Iggor: Yeah, it has a lot to do with the fact that I play a lot of my rhythms on the toms and trying to keep those vibes. So I try to set up my drums around that so I can be as comfortable as possible. So it’s not a typical drum set up like other typical rock drummers we have; I have more of a percussive way of looking at drums rather than, I don’t know, like the typical kick and snare in toms and stuff so I like to set up a little more like a percussion stand that I can play drums on it.
Andrew: Is that something that’s also evolved overtime as well or is that something that you sort of conciously decide that you needed to change the set up?
Iggor: Yeah, it’s something that I’ve been experimenting with for a long time, I think it’s never gonna stop changing. Every album I do I try to do more and create more with the drums and sounds and tunings and all those things.
Andrew: How did you get into drumming in the first place? Was there a particular drummer when you were growing up that sort of inspired you to pick up the sticks and start banging around on the kit?
Iggor: No actually, I was really into drumming before I even start listening to bands. I was listening to like Samba rhythms and exploring those beats on the drums. And then later on over the years I started getting into more like bands and then of course drummers like Philthy from Motorhead and later on [Dave] Lombardo from Slayer but before it was just the drums itself.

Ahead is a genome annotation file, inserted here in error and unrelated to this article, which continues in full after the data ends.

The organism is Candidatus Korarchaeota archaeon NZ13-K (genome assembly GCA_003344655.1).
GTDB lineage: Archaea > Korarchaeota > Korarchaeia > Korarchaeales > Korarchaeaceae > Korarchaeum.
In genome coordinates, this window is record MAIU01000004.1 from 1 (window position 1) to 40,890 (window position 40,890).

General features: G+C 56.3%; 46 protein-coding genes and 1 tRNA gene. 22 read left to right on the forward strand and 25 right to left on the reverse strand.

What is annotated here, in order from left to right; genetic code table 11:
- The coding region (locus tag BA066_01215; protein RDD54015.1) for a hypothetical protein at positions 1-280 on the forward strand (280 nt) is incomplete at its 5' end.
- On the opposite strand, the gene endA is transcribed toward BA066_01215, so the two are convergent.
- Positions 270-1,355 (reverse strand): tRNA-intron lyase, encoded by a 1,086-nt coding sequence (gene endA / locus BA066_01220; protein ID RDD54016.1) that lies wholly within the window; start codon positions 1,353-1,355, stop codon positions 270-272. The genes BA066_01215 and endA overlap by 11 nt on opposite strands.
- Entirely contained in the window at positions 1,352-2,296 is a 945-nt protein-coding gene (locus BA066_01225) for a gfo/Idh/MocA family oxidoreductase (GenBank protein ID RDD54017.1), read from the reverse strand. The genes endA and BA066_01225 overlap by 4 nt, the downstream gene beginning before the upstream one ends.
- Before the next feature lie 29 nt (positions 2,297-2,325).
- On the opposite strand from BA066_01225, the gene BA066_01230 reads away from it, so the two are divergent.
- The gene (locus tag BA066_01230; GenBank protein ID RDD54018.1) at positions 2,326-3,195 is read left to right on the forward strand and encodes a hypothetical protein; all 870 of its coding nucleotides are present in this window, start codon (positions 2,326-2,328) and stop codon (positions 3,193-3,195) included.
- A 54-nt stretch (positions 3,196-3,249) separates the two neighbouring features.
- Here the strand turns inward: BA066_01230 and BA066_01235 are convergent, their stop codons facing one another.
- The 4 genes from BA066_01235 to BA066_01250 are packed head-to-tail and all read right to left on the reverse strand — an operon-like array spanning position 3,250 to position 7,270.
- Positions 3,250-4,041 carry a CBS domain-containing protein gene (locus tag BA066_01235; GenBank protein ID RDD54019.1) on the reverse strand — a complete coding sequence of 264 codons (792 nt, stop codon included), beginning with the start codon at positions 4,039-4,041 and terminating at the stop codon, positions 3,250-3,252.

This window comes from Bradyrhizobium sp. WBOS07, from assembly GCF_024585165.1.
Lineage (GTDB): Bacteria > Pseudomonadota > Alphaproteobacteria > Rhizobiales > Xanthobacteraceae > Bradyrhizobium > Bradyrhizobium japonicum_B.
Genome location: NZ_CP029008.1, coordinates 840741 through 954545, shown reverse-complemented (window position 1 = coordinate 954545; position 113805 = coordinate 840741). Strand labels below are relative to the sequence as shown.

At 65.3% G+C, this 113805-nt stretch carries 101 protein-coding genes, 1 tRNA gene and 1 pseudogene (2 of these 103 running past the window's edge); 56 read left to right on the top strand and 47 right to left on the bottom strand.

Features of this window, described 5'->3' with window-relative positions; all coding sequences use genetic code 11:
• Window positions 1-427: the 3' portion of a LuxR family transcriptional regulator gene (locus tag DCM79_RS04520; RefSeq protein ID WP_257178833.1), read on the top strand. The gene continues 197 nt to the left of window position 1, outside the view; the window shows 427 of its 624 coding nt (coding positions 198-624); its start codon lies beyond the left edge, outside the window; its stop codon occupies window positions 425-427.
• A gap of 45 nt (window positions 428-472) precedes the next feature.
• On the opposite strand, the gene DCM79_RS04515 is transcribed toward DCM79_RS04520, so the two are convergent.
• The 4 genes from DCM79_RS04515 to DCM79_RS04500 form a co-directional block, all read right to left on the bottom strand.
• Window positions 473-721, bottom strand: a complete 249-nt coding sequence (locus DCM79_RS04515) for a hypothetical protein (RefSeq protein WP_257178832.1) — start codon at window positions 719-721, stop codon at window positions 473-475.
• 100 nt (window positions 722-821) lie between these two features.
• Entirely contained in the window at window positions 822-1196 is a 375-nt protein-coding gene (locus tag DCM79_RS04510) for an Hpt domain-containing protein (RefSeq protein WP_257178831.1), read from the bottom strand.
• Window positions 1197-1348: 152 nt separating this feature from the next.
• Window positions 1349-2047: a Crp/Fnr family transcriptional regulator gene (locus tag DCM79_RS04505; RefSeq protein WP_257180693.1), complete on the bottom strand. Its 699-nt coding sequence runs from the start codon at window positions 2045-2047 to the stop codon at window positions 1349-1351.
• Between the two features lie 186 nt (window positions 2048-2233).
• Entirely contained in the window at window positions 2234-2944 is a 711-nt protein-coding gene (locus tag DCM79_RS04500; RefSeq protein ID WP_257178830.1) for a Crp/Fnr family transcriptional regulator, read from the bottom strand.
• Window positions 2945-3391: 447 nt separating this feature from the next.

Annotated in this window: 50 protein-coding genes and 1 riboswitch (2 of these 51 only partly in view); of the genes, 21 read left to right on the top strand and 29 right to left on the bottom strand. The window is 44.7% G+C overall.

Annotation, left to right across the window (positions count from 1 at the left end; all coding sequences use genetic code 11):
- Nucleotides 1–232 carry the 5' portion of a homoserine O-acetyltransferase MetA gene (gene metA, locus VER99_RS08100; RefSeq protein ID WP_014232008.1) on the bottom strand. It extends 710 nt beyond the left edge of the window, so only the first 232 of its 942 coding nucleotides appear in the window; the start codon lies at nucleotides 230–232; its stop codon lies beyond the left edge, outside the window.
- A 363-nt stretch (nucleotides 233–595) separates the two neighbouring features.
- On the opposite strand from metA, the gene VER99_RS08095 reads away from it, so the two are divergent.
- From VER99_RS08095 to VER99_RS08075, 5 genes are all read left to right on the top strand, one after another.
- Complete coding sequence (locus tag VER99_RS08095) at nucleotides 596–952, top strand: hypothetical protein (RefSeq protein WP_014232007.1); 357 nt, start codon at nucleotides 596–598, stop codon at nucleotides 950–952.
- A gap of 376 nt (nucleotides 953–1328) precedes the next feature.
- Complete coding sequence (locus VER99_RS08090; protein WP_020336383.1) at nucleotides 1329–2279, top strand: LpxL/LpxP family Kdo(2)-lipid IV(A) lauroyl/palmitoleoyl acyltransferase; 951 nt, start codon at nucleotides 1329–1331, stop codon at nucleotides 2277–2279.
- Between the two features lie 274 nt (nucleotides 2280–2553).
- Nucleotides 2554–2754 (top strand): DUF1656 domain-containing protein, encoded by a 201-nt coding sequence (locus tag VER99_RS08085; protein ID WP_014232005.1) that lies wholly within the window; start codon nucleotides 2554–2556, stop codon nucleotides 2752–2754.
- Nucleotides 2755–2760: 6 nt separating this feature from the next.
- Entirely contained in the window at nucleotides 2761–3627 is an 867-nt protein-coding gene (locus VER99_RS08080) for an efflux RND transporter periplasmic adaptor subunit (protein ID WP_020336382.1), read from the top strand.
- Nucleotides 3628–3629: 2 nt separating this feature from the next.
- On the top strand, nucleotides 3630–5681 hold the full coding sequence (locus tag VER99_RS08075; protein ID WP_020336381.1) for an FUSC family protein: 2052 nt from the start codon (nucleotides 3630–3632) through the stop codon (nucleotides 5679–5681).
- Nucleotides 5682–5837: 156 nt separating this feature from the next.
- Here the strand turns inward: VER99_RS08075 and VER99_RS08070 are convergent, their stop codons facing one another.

Andrew: Is there anyone in particular at the moment that you think is doing something pretty unique or special as far as drummers are concerned?
Iggor: There is actually. There’s this band called Full Of Hell and I think the drummer is just one of the most amazing drummers I’ve seen in a long time so you guys need to check him out, he’s amazing.
Andrew: Okay, cool. I think I’ve heard of that band before. Where are they from?
Iggor: They’re from America. We just did a tour with them and they’re completely amazing. A very young band with a lot of energy.
Andrew: Okay I’ll definitely check them out. What do you look for in drummers who are looking to push the boundary, so to speak? Is there anything in particular you look at and you go, ‘They’re doing something a little bit different?’
Iggor: I think it’s more about the energy than the technique. For me, that’s the most important thing is that you have the right energy. The technique comes with time. I think the energy is something that you really need to have it in you, how to play every gig in the pocket. So that’s what I look at on any drumming from any style of music.
Andrew: Well, it’s been great chatting with you, I really appreciate your time. Do you have last words for the Australian fans before you come down in September?
Iggor: I’m super excited and I hope to see all you guys in the pit!
Destroy All Lines, Chugg Entertainment, Hysteria Magazine and Heavy Magazine present:
Max and Iggor Cavalera: Return To Roots Australia tour
Thursday 21 September: Eatons Hill, Brisbane – Lic A/A
Friday 22 September: Big Top, Sydney – Lic A/A
Saturday 23 September: Forum Theatre, Melbourne – 18+
Sunday 24 September: HQ, Adelaide – 18+
Tuesday 26 September: Astor Theatre, Perth – 18+
Tickets on sale now